By Leonard Maltin | Leonard Maltin November 1, 2013 at 12:00AM
How fitting that the Academy of Motion Picture Arts and
Sciences has announced the formation of a Casting Directors’ branch, just as
Tom Donahue’s outstanding documentary Casting
By is building an audience. (It opens theatrically in New York today and
Los Angeles on November 8.) What a perfect piece of timing—even though it adds
a bittersweet footnote to the failed effort to present an honorary Oscar to the
legendary Marion Dougherty, who passed away in 2011. In his impressively
researched film, Donahue makes it clear why and how Dougherty helped define her
profession. Indeed, she was the first person to receive a solo-card credit for
The list of people Dougherty discovered and championed is daunting, and many of them appear on camera in Casting By, including Robert Duvall, Al Pacino, Robert De Niro, Glenn Close, and Diane Lane, along with directors who placed their trust in her like Martin Scorsese, Clint Eastwood, and Woody Allen.
Dougherty got her feet wet in the world of live television in New York City during the 1950s and made a successful transition to filmed TV when such Manhattan-based shows as Naked City and The Defenders offered up-and-coming actors rich opportunities. Meanwhile, on the West Coast, Lynn Stalmaster made a similar name for himself working on such half-hour series as Gunsmoke and Have Gun, Will Travel, amassing an equally impressive roster of discoveries and (like Dougherty) really going to bat for people he believed in, like Jon Voight and John Travolta, who recall how much his loyalty and determination meant at crucial moments in their blossoming careers.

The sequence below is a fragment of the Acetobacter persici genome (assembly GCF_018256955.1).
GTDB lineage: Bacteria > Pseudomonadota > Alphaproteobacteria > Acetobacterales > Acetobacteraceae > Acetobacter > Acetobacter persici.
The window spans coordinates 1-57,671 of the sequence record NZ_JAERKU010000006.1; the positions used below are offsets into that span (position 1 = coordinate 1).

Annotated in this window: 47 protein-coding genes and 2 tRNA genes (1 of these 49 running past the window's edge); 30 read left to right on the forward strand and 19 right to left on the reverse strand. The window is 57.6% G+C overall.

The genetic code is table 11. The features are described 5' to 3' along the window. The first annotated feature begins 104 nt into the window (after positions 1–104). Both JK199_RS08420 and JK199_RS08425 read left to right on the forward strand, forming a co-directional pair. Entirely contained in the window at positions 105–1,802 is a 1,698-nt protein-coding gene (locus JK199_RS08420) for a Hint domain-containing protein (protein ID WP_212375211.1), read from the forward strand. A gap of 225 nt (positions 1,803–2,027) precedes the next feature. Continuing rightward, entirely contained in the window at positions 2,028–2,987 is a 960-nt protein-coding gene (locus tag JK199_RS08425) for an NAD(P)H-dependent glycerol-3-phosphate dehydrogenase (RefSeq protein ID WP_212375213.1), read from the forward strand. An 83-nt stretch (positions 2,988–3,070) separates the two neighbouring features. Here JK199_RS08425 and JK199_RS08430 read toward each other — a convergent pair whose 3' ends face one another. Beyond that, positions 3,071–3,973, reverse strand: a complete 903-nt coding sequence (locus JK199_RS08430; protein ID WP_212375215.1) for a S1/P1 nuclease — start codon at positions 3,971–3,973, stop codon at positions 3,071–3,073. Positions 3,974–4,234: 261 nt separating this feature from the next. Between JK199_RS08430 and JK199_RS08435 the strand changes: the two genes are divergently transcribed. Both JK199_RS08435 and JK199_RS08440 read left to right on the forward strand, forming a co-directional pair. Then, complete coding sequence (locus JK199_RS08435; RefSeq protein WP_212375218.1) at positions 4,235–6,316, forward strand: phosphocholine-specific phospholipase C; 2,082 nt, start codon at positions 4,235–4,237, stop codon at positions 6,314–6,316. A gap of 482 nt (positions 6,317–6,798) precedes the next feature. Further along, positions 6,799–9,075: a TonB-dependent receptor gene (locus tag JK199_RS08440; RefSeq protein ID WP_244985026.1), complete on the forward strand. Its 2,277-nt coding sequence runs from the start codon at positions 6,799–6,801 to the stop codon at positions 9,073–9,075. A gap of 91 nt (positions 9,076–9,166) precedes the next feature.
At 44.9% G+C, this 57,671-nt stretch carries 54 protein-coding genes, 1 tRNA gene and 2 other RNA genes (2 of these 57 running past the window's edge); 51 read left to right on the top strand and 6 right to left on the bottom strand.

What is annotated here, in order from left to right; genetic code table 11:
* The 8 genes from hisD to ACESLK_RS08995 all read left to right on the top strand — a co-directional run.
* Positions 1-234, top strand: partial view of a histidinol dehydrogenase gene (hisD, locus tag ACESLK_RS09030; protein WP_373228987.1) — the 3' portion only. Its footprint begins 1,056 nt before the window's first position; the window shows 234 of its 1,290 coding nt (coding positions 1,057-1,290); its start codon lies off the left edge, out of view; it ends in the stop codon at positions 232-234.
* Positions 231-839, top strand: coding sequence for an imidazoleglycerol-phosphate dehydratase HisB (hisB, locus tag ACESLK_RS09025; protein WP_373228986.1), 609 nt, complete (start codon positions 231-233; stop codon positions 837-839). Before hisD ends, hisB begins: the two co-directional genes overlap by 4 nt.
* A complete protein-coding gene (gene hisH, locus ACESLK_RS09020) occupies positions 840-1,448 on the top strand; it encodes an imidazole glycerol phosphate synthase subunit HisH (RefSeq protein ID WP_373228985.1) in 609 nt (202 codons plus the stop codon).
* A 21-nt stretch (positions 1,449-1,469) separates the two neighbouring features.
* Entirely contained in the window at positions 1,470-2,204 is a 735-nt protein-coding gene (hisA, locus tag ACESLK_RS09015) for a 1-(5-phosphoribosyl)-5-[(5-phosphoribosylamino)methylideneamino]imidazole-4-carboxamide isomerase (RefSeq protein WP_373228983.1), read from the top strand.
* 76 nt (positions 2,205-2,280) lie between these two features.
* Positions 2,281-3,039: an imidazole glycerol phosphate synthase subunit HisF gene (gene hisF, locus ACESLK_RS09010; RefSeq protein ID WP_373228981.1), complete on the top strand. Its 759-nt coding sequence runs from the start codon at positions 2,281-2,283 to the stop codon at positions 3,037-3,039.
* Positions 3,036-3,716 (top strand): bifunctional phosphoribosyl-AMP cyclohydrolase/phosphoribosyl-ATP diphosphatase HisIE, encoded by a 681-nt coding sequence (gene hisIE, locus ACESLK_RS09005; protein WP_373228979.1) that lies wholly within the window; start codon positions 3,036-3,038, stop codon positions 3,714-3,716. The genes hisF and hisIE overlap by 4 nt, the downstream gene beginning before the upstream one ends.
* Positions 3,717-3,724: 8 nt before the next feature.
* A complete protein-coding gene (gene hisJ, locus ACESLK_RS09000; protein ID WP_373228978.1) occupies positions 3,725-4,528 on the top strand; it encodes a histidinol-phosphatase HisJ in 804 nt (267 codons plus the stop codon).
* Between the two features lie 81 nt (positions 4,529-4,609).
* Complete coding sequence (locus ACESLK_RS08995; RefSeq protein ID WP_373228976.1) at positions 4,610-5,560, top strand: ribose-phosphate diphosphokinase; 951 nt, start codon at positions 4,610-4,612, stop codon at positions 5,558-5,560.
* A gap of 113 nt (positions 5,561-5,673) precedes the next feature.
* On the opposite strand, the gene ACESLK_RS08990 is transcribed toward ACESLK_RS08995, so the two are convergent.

Casting By would be valuable just for the interview footage with Dougherty and Stalmaster, but they’re just part of the reason the documentary is so good. This is clearly a labor of love. It must have been in the works an awfully long time…but it was worth waiting for.